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LANGEVIN, ET AL.: Public-private collaboration
Question of the Day
Attacks against U.S. computer networks - most of them privately owned - are increasing in number and severity. Let's hope the new administration moves decisively to foster collaboration between the public and private sector so America can become cyberresilient.
The reasons for doing so are manifest. In 2007 alone (the last year for which records are fully tabulated), the Department of Homeland Security tracked more than 37,000 cyber-attacks - a more than 800 percent increase over 2005. The Defense Department's computers are probed hundreds of thousands of times every day, and in 2007, hackers believed to be backed by the Chinese military took down the unclassified e-mail system in the Office of the Secretary of Defense for more than a week.
Meanwhile, U.S. companies lost more than $1 trillion worth of intellectual property last year because of cyber-intrusions. The energy sector is particularly vulnerable, with global utility operations hit by an estimated 1,000 hackers annually. A major cyber-attack could result in weeks-long power outages or cause even more damage to the national economy - a prospect we can hardly afford.
In December, a cyber-attack simulation conducted by the nonpartisan Business Executives for National Security, headquartered in the District, highlighted America's vulnerability and the need for a comprehensive, national approach to cybersecurity. Over two days, more than 230 senior leaders from industry, government, Congress, academia and the military tried to respond to a simulated cyber-attack that decimated telecommunications in the Eastern United States and damaged financial institutions and other targets.
At nearly every turn, the participants encountered difficulty restoring normal operations. Their failure to plan for the attack - and the difficulty they experienced communicating with one another when the simulated attack was under way - prolonged recovery time to the point of major system failures.
The simulation revealed that while parts of the federal government and some private companies are doing a lot to strengthen their own cyberdefenses, the United States is only addressing pieces - and not the whole - of cybersecurity. This approach will fail because cybersecurity is, like a chain, only as strong as its weakest link.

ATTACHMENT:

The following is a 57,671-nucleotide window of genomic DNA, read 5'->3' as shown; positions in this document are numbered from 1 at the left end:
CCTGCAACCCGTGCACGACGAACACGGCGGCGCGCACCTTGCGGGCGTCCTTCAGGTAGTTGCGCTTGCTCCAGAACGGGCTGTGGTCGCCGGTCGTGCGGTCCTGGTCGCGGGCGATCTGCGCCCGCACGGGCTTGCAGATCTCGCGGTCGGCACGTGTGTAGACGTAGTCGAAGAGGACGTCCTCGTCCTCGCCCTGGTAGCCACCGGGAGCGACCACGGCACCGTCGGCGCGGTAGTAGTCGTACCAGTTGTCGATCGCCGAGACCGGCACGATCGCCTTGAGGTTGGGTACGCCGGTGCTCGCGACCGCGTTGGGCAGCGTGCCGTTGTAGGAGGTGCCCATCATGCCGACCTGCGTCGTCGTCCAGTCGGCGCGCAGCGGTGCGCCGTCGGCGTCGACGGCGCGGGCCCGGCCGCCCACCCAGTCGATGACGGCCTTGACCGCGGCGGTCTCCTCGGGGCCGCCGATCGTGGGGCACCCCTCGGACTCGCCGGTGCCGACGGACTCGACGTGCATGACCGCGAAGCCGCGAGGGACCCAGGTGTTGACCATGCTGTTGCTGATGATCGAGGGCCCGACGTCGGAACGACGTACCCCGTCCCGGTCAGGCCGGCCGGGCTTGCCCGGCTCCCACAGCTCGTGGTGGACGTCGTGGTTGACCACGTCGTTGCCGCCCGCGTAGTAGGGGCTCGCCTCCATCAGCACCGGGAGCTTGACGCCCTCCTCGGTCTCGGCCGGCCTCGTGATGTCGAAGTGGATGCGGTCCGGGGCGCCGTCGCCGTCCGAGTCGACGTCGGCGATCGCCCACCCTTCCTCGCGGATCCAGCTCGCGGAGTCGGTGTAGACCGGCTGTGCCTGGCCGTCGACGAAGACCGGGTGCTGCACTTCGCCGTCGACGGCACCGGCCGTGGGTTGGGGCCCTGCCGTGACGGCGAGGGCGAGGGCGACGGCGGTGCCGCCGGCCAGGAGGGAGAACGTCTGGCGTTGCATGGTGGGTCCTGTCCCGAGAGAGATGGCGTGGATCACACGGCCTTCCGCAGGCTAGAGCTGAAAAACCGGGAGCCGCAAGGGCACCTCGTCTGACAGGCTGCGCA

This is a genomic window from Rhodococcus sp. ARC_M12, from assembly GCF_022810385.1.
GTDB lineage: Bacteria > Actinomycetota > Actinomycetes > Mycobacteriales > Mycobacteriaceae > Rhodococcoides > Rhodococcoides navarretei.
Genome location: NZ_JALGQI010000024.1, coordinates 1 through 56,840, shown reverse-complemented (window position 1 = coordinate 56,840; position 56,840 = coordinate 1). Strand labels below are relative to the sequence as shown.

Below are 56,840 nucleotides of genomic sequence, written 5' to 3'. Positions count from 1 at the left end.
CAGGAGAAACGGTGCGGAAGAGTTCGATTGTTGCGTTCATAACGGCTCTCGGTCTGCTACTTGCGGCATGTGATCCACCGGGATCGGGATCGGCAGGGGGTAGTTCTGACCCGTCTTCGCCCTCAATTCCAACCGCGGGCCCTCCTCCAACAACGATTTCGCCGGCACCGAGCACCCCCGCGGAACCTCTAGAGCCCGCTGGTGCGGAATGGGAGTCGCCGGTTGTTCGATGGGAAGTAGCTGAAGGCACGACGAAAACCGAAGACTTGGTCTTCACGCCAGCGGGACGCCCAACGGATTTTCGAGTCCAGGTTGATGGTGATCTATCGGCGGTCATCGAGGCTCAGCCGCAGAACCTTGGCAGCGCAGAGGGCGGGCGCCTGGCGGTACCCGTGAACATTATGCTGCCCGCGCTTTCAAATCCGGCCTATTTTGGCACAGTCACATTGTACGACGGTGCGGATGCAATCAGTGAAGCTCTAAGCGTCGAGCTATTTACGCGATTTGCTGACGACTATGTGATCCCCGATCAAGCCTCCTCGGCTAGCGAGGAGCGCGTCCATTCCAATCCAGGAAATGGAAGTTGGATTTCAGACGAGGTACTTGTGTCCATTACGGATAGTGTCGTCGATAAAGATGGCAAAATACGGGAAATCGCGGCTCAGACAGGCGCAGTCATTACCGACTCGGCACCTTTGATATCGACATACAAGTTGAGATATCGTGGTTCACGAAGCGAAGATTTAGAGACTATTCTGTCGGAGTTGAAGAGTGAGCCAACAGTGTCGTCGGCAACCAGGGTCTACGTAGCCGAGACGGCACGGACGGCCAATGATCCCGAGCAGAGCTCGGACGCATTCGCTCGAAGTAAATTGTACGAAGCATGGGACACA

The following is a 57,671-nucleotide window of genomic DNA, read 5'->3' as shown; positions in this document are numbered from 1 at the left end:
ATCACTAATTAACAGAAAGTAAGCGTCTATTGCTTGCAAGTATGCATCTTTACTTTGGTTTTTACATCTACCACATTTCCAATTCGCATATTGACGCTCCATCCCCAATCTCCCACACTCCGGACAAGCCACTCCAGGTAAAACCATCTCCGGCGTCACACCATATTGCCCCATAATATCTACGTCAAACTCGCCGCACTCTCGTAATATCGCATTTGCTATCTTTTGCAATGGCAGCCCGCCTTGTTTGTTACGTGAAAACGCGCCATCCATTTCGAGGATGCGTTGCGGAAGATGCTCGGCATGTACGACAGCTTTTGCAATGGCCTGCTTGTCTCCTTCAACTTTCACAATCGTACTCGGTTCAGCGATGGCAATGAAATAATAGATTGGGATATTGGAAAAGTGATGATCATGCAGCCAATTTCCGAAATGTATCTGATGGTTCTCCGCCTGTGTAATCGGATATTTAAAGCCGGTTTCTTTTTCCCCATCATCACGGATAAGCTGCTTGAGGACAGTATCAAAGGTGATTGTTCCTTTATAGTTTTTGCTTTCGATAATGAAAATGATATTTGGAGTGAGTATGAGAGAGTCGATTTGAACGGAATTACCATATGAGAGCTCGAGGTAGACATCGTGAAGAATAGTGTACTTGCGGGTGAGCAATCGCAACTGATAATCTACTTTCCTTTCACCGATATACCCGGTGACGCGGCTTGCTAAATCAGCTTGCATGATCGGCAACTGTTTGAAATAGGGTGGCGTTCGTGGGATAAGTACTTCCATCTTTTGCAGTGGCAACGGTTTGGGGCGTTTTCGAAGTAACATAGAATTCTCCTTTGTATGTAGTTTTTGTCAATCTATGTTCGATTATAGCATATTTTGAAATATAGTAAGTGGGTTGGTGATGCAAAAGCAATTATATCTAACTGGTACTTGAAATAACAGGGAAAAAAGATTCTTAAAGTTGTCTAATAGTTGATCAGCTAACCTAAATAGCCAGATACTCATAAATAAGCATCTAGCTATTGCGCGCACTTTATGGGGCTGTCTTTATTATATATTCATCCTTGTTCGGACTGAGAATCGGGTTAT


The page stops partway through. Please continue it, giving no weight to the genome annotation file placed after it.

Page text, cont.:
Focusing cybersecurity efforts solely on one's own organization robs attention from the bigger picture. Whether they realize it or not, companies, government agencies and other organizations are part of an interconnected system that cannot absorb a major attack. Narrow-point solutions such as firewalls, anti-virus software and intrusion-detection technology help, but they don't suffice.
True protection requires cyberresilience. That can be achieved only through collective action and cooperation on a scale rarely witnessed before: a national effort involving business, government and society - similar to the way "Y2" - the apprehension about what would occur with the advent of the year 2000 - was approached, but designed for the long haul and not just one event.
No single organization has the capacity to build this resilience. We need to work as a large and inclusive community across government, industry and nonprofit organizations - a megacommunity of sorts.
Melissa Hathaway, recently named by President Obama to review the nation's cybersecurity policies, was chosen in part for her ability to foster collaboration within government to deal with cyberthreats. We hope her report urges collaboration beyond government - involving business and society as a whole - so America can become cyberresilient.
Resilience is different from risk avoidance (working to ensure nothing happens) or even risk management (choosing what to protect and what not to protect). Resilience assumes bad things will happen and requires advance planning and preparation. "We will need to end a culture where we ignore problems until they become full-blown crises," Mr. Obama said recently when discussing the economy. This is also true of cybersecurity.
A lot is at risk: financial systems, power grids, air traffic control and more. A major cyber-attack will happen, and it will affect more than we think. The question is: Will we be ready - and resilient?
Rep. James R. Langevin, Rhode Island Democrat, is co-chairman of the Center for Strategic and International Studies (CSIS) Commission on Cybersecurity for the 44th Presidency. Mark Gerencser is a senior vice president at Booz Allen Hamilton. Charles G. Boyd is president and chief executive officer of Business Executives for National Security.
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